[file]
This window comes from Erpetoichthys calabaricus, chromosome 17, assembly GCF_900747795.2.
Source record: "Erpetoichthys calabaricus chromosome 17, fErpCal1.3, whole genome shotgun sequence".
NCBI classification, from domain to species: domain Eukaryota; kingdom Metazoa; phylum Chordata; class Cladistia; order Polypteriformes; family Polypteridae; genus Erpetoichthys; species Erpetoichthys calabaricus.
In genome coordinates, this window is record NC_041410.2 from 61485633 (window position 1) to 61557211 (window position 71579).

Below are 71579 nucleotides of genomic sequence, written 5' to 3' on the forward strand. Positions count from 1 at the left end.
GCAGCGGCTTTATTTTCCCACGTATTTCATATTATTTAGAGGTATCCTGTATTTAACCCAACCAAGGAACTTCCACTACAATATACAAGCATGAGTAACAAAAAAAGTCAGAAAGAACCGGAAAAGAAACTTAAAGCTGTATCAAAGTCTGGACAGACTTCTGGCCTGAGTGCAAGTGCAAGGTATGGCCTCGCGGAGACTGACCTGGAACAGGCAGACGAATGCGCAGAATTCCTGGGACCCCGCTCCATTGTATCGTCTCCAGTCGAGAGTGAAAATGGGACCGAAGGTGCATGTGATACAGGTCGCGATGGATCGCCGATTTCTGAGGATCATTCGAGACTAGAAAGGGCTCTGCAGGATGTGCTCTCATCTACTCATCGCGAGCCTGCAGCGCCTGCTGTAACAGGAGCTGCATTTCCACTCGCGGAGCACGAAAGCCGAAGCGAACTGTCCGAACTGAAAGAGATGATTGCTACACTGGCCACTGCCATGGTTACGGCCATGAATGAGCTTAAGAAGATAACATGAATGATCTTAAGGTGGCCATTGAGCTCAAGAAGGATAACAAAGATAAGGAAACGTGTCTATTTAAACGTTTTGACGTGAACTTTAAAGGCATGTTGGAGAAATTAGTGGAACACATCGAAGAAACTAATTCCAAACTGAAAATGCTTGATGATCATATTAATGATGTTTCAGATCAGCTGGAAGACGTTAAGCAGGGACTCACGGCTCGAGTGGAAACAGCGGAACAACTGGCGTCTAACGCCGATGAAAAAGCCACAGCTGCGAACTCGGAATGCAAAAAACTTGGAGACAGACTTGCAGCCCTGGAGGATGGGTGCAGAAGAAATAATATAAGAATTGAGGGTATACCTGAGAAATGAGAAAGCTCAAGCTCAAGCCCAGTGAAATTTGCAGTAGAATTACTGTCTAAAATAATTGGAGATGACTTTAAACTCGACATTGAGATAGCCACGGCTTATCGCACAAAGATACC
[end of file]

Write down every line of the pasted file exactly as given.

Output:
This window comes from Erpetoichthys calabaricus, chromosome 17, assembly GCF_900747795.2.
Source record: "Erpetoichthys calabaricus chromosome 17, fErpCal1.3, whole genome shotgun sequence".
NCBI classification, from domain to species: domain Eukaryota; kingdom Metazoa; phylum Chordata; class Cladistia; order Polypteriformes; family Polypteridae; genus Erpetoichthys; species Erpetoichthys calabaricus.
In genome coordinates, this window is record NC_041410.2 from 61485633 (window position 1) to 61557211 (window position 71579).

Below are 71579 nucleotides of genomic sequence, written 5' to 3' on the forward strand. Positions count from 1 at the left end.
GCAGCGGCTTTATTTTCCCACGTATTTCATATTATTTAGAGGTATCCTGTATTTAACCCAACCAAGGAACTTCCACTACAATATACAAGCATGAGTAACAAAAAAAGTCAGAAAGAACCGGAAAAGAAACTTAAAGCTGTATCAAAGTCTGGACAGACTTCTGGCCTGAGTGCAAGTGCAAGGTATGGCCTCGCGGAGACTGACCTGGAACAGGCAGACGAATGCGCAGAATTCCTGGGACCCCGCTCCATTGTATCGTCTCCAGTCGAGAGTGAAAATGGGACCGAAGGTGCATGTGATACAGGTCGCGATGGATCGCCGATTTCTGAGGATCATTCGAGACTAGAAAGGGCTCTGCAGGATGTGCTCTCATCTACTCATCGCGAGCCTGCAGCGCCTGCTGTAACAGGAGCTGCATTTCCACTCGCGGAGCACGAAAGCCGAAGCGAACTGTCCGAACTGAAAGAGATGATTGCTACACTGGCCACTGCCATGGTTACGGCCATGAATGAGCTTAAGAAGATAACATGAATGATCTTAAGGTGGCCATTGAGCTCAAGAAGGATAACAAAGATAAGGAAACGTGTCTATTTAAACGTTTTGACGTGAACTTTAAAGGCATGTTGGAGAAATTAGTGGAACACATCGAAGAAACTAATTCCAAACTGAAAATGCTTGATGATCATATTAATGATGTTTCAGATCAGCTGGAAGACGTTAAGCAGGGACTCACGGCTCGAGTGGAAACAGCGGAACAACTGGCGTCTAACGCCGATGAAAAAGCCACAGCTGCGAACTCGGAATGCAAAAAACTTGGAGACAGACTTGCAGCCCTGGAGGATGGGTGCAGAAGAAATAATATAAGAATTGAGGGTATACCTGAGAAATGAGAAAGCTCAAGCTCAAGCCCAGTGAAATTTGCAGTAGAATTACTGTCTAAAATAATTGGAGATGACTTTAAACTCGACATTGAGATAGCCACGGCTTATCGCACAAAGATACC